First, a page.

Amber Leventry | Longreads | June 2018 | 11 minutes (2,805 words)
December, 2012. I shifted my gaze to my partner and away from the snow hitting the windshield of our SUV, coming at us fast and dizzying like those moving star screen savers we used on our desktops in college.
My partner was asleep in the passenger’s seat. Hours earlier, her pregnant belly had been home to three living fetuses. It now held two beating hearts and one that had stopped after being pierced with a needle full of potassium chloride.
My knuckles were white from gripping the steering wheel. I took a sip of my Diet Coke and ate a cheddar-filled pretzel Combo. Even with a snowstorm hitting the East Coast, we left right after the procedure. We didn’t want to stay another night in Boston, three hours from home and too far away from our 20-month-old daughter, who was in the care of friends. We knew we were driving right into the heart of the storm, but our journey had never been easy, and it seemed fitting to be pursuing comfort in difficult conditions.
November, 2012. “Are you religious?” the doctor asked as we stared at the flat-screen television mounted to the wall.
Two weeks after undergoing intrauterine insemination (IUI), Amy took a home pregnancy test and it was positive. At seven weeks we went back to the fertility clinic to have our first ultrasound.
The black-and-white picture on the screen was a projected image of my partner’s uterus. Joined by two nurses, the OB-GYN checked that there wasn’t a fourth fetus in my partner’s belly. He maneuvered the ultrasound wand with one hand and labeled the image with the other. I watched him manipulate the machine, looking for life as if he were playing hide-and-seek. He found three. My partner was pregnant with triplets.
I grew up in a Christian church, under the eyes of God and in a congregation full of hypocrites. My partner went to Hebrew school and was raised on Jewish traditions and family poker games.
“No,” we both answered. He seemed strangely relieved.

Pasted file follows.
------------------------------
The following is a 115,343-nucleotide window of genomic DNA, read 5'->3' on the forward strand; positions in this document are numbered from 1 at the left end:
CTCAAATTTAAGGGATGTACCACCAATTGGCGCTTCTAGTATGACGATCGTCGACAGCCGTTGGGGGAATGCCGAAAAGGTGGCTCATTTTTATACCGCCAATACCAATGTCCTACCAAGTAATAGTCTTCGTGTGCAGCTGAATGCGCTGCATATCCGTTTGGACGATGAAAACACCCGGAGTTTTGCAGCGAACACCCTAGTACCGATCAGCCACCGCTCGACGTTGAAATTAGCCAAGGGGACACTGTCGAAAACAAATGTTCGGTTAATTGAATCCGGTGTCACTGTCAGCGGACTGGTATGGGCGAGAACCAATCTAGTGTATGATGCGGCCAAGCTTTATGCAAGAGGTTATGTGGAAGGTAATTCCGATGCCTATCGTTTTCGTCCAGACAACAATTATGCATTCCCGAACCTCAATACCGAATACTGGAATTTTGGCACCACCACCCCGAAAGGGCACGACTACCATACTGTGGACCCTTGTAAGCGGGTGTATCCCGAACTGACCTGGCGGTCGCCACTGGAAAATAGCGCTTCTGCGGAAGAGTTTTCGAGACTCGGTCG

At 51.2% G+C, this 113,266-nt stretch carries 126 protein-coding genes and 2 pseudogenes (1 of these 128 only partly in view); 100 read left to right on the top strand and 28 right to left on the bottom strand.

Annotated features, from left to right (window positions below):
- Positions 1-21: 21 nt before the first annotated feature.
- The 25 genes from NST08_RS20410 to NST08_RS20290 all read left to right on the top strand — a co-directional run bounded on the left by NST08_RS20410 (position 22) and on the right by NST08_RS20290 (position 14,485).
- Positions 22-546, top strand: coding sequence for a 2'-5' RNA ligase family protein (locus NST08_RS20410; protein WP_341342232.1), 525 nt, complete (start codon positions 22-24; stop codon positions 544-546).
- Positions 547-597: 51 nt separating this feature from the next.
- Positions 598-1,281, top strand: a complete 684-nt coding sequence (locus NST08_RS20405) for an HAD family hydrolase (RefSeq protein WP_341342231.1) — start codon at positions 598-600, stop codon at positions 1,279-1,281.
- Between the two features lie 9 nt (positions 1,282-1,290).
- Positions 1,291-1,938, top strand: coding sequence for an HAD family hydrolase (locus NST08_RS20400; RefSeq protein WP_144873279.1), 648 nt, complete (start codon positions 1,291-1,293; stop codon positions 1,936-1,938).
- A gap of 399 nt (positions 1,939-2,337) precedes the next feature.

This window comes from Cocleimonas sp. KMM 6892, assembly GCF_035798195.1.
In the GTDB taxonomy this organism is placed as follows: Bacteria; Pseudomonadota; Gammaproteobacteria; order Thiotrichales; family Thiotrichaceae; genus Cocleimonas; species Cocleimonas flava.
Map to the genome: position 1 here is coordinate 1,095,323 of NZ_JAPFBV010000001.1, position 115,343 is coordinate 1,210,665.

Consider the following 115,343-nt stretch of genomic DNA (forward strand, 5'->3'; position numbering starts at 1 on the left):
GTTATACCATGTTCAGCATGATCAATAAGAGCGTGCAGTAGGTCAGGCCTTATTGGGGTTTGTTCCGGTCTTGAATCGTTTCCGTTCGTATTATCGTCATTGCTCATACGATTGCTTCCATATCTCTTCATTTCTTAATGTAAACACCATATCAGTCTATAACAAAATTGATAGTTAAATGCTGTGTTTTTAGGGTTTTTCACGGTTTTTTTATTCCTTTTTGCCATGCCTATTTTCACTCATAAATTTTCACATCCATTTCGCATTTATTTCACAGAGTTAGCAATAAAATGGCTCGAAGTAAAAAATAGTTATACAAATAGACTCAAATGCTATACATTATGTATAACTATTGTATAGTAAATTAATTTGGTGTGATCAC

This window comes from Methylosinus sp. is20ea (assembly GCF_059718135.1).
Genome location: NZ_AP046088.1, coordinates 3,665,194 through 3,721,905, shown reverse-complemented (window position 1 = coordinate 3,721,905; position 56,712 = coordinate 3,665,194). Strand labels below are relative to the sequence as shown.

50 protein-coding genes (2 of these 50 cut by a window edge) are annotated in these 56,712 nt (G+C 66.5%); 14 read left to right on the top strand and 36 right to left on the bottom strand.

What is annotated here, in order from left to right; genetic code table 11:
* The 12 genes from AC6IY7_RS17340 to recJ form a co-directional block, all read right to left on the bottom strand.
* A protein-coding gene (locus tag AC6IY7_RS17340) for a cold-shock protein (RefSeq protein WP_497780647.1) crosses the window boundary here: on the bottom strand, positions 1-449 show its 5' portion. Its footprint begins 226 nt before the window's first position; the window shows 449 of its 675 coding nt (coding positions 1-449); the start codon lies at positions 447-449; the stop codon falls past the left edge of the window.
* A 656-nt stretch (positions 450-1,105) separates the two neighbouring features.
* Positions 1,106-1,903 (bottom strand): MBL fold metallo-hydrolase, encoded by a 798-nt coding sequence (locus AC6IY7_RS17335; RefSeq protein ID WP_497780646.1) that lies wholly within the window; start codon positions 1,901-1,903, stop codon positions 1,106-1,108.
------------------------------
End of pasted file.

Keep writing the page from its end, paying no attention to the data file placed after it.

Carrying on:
Before I could ask why he cared, he wanted to know if we knew the term selective reduction. We didn’t. He suggested we make an appointment to return and talk with him about our options. Unless religious reasons prohibited us from considering it, he wanted to provide the pros and cons of aborting one or two of the healthy fetuses.
While we don’t practice religion, it has hugely impacted our life together. Religion was the reason my mother chose not to come to our 2001 civil union ceremony in Vermont. When we were still just girlfriends, college students living together illegally in an off-campus condo, my partner and I used to tell each other, “I’m going to marry you someday.”
In 1999, we were still in college and knew the post-graduation ceremony we wanted to have would only be valid in the eyes of friends and some family. We knew the only ones who would consider our love sacred would be us. Homosexuality was against my mother’s beliefs. She loved me but wouldn’t support my “mockery” of marriage.
Religion was what slowed the momentum behind states beginning to recognize gay unions, and religion was why marriage still hadn’t been recognized by the federal government.
Religion was something used to limit us and our ability to be respected and considered equal as queer individuals and as a same-sex couple. Religion was not a sounding board my partner and I used to make decisions.
When the doctor seemed happy that faith did not prevent us from thinking about the next steps, religion was no longer a limiting factor in our lives. Our lack of religion was suddenly opening up our options as a couple.